In general, apps that allow individuals to better participate in their health care should be promoted. Cervical cancer is indeed a major concern for women, and this project has the potential make a large impact. I share some of the concerns about using FileMaker Pro, however, I do agree that it is not a large burden if the installation instructions are simple and easy to follow. Two other concerns should at least be contemplated: (1) notification of updates to the app - how would this be handled? how would existing data migration occur with updates to the database? (2) if user data is resident on their device, would it survive a device reset and reinstall if iTunes was not used to create a backup?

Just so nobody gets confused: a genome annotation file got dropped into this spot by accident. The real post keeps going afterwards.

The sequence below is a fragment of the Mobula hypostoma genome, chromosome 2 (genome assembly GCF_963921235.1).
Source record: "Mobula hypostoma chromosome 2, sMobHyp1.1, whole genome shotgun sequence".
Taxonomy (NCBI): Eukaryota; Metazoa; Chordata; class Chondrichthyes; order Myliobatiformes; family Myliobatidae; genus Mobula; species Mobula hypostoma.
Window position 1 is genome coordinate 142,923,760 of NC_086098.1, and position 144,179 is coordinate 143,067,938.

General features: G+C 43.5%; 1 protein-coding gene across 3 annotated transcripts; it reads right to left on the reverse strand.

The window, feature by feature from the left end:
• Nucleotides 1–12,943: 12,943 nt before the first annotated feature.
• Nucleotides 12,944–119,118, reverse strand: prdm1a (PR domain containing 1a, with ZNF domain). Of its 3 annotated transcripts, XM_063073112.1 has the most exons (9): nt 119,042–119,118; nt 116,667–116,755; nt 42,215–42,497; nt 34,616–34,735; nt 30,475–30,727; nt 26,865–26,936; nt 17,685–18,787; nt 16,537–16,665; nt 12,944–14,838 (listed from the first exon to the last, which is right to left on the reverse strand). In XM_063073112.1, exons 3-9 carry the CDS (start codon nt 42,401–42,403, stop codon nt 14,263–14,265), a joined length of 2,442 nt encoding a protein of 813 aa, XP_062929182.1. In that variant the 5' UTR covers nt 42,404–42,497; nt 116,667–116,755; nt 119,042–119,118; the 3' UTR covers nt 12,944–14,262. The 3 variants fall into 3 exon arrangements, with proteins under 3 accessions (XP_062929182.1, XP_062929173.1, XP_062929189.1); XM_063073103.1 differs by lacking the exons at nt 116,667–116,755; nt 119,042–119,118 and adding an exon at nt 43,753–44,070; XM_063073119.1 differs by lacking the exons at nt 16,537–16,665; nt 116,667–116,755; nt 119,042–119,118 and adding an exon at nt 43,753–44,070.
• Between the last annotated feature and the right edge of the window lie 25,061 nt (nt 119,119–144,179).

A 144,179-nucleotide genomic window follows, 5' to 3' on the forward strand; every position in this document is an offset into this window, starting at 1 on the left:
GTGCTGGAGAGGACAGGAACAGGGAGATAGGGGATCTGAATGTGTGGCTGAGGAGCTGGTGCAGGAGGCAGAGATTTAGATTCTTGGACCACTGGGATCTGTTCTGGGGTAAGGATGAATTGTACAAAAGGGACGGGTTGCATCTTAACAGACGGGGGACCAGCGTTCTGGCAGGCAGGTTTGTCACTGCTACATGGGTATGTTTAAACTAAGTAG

Thanks, Enrique, for the questions. Regarding your first question, my proposed approach entails a “Check for Updates” button on the app’s main navigation screen. This would open a web viewer screen (i.e., right inside that app, not requiring a switch to Safari) to the app download page on which any recent-update notifications would be posted (with link). As this would all happen within the app, the process should be reasonably seamless. There are likely other feasible approaches and I welcome thoughts on this. (Arguably, the best approach to finding out about updates is one that requires no user volition, like Mac OS X’s Software Update or the third-party Sparkle mechanism; the iOS App Store doesn’t even provide a system quite so volition-free, requiring, instead, a periodic trip to the App Store to check for waiting updates.) Existing data migration will be handled by using a two-file schema, with user data held in one file, which is not overwritten in the update process, and all UI and logic components in a second, updatable file. (For initial download and install, the two files would be combined in a folder and zipped for single download.) Regarding a device reset and reinstall sans iTunes, iCloud Backup (as distinguished from iCloud’s “Documents and Data syncing,” the latter working only for “enabled” apps) backs up all apps' data and documents to iCloud.